Intensive Care Medicine; a Multidisciplinary Approach! -- MEDICA - World Forum for Medicine

Intensive Care Medicine; a Multidisciplinary Approach!

Foto: Professor Hugo Van Aken

Professor Hugo Van Aken, Director
of the Department of Anesthesiology
and Intensive Care Medicine, UKM
(Germany);© private

To increase the attractiveness of intensive care for young doctors and to improve the skills of intensive care systematically, there are considerations in the European Union to develop intensive care to a primary independent medical specialty. These plans, however, require closer examination.

Currently only intensive medicine in Spain, Great Britain and Switzerland is recognized as a primary specialist designation. In ten EU countries, including Germany, however intensive care is only additional training for specialists in various fields such as anesthesiologists, cardiac surgeons, cardiologists, internists, neurologists, neurosurgeons, pediatricians, pulmonologists and thoracic surgeons. In many other European countries, the intensive medicine is part of the anesthesiologist training.

2008 both the representatives of the nine disciplines involved in the intensive medicine, as well as the European Union of Medical Specialists UEMS, voted overwhelmingly against the idea that intensive medicine to an independent primary medical specialty to expand. "The reasons for this," said Professor Van Aken, "are obvious. The intensive medicine is simply too complex to be covered only by a medical specialty”. Rather, we need intensive cooperation between specialists, who can treat respective underlying disease competently, specialists in the treatment of organ failure and other experts for specific clinical problems. "A branch of intensive medicine as a distinct field of study, says Van Aken would, to the important multi-disciplinary approach rather hinder than help.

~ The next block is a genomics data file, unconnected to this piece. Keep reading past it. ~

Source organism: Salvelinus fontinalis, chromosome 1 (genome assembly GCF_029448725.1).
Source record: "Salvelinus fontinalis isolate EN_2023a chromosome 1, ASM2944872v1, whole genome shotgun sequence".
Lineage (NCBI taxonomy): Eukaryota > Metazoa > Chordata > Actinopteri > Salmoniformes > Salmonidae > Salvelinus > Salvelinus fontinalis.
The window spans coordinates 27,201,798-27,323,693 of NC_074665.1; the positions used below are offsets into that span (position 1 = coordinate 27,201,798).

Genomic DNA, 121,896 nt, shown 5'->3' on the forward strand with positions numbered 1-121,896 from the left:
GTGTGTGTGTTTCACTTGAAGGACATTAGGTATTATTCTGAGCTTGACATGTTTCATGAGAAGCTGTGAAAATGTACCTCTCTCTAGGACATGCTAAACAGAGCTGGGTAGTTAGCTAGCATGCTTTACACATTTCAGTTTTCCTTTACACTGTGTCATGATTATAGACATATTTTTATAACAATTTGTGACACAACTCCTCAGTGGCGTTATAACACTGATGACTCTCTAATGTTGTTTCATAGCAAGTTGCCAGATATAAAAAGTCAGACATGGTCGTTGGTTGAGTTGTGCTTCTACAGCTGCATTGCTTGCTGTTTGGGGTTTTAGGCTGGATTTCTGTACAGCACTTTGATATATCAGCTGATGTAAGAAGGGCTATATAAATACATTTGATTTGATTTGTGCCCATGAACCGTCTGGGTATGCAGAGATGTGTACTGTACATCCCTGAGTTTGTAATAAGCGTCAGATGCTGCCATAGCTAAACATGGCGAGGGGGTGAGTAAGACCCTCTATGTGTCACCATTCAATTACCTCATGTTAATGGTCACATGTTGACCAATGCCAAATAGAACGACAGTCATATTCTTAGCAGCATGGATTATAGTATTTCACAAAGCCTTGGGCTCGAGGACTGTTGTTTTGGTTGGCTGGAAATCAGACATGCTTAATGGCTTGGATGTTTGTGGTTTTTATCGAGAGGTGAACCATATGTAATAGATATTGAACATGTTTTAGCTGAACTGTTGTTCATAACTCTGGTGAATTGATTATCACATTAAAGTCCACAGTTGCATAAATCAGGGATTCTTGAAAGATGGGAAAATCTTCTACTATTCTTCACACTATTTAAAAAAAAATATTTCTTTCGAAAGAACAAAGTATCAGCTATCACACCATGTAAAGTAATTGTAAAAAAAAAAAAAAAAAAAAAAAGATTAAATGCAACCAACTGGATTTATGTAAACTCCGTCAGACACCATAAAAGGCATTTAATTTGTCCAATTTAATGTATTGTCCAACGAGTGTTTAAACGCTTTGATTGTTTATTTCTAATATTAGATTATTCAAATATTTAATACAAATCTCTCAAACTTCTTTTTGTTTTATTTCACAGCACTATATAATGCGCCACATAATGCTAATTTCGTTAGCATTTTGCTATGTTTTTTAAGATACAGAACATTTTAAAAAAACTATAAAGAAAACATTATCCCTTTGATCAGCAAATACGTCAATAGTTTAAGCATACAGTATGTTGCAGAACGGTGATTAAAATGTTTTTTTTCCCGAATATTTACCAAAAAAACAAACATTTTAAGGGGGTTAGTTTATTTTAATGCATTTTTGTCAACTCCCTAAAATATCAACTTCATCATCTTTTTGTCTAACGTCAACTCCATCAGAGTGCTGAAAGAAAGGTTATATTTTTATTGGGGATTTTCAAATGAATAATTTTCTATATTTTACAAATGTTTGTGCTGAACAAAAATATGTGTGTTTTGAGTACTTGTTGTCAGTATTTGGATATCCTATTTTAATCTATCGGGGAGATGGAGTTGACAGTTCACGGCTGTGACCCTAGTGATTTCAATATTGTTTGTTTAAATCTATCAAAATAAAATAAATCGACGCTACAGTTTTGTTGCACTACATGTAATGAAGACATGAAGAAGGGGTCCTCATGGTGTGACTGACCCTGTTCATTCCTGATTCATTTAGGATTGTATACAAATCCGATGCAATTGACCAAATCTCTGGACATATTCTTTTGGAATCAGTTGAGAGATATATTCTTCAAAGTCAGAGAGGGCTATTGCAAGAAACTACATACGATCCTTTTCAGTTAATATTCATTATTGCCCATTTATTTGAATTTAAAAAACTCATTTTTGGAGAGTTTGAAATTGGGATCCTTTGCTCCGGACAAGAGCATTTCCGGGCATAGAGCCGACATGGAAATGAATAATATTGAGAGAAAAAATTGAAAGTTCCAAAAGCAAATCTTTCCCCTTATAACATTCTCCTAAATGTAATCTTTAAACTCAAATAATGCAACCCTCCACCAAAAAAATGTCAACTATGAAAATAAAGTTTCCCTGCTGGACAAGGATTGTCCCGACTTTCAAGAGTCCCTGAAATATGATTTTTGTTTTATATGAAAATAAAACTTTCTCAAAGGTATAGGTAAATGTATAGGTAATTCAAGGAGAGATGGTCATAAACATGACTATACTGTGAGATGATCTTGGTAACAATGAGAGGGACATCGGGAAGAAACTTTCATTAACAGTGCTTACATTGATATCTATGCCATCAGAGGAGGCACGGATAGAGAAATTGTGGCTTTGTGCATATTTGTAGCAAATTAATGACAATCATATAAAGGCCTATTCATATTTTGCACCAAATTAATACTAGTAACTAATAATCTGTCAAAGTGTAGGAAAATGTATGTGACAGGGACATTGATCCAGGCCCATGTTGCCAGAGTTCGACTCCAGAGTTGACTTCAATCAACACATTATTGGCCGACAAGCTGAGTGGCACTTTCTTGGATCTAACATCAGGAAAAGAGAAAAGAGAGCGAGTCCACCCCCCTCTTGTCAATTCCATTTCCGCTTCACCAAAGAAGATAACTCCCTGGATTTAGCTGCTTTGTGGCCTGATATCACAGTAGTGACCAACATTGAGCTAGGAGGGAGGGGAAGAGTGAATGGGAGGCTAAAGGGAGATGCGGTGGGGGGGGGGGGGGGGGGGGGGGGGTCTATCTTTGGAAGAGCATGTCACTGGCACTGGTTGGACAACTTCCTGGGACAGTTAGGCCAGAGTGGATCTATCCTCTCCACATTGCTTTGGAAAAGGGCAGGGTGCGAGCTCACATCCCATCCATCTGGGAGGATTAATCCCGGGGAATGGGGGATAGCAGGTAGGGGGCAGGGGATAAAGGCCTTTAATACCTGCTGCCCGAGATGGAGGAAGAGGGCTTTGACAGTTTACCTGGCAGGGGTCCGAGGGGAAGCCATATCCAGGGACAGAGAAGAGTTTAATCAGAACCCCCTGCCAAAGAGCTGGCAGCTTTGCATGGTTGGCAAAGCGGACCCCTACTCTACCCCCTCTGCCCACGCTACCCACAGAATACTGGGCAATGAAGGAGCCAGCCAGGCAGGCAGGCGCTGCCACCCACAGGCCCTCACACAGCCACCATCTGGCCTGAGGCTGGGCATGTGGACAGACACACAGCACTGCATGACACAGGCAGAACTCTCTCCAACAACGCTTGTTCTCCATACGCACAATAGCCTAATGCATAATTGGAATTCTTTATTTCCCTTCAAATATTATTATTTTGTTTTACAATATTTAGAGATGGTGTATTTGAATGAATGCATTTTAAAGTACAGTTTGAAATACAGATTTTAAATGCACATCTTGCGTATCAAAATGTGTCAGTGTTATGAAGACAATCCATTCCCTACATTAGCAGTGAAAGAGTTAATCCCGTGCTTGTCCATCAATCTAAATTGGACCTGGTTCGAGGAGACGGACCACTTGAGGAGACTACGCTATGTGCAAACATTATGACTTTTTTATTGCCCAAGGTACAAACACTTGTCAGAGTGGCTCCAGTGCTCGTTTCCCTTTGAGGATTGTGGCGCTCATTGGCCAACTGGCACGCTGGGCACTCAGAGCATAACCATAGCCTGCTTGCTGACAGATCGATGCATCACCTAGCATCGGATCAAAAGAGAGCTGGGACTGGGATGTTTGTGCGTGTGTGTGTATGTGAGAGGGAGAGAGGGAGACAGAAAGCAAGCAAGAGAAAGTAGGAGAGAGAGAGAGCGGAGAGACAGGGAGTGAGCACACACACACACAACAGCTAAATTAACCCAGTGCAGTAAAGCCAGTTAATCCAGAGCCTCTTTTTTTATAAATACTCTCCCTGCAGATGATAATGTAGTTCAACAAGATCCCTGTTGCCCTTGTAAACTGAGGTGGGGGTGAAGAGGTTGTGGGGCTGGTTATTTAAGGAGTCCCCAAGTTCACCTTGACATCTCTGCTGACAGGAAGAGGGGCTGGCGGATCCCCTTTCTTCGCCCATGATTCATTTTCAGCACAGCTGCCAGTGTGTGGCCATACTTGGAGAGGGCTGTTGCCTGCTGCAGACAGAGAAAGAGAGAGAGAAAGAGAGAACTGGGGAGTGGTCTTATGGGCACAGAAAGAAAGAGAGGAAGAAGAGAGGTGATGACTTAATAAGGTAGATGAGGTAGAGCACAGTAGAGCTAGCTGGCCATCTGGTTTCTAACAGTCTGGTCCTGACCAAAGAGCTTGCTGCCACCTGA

Like the majority of his colleagues, he is convinced that a qualified intensive care of critically ill patients only can be unsured through multidisciplinary collaboration. Nevertheless, intensive care units need a clearly defined hierarchy with a leader who ensured the smooth progress of patient care. This leader may be recruited from different specialist areas. It appears important, however, that all of the participating specialists of intensive medicine complete a special intensive medical training and thus acquire the additional training intensive medicine after an audit.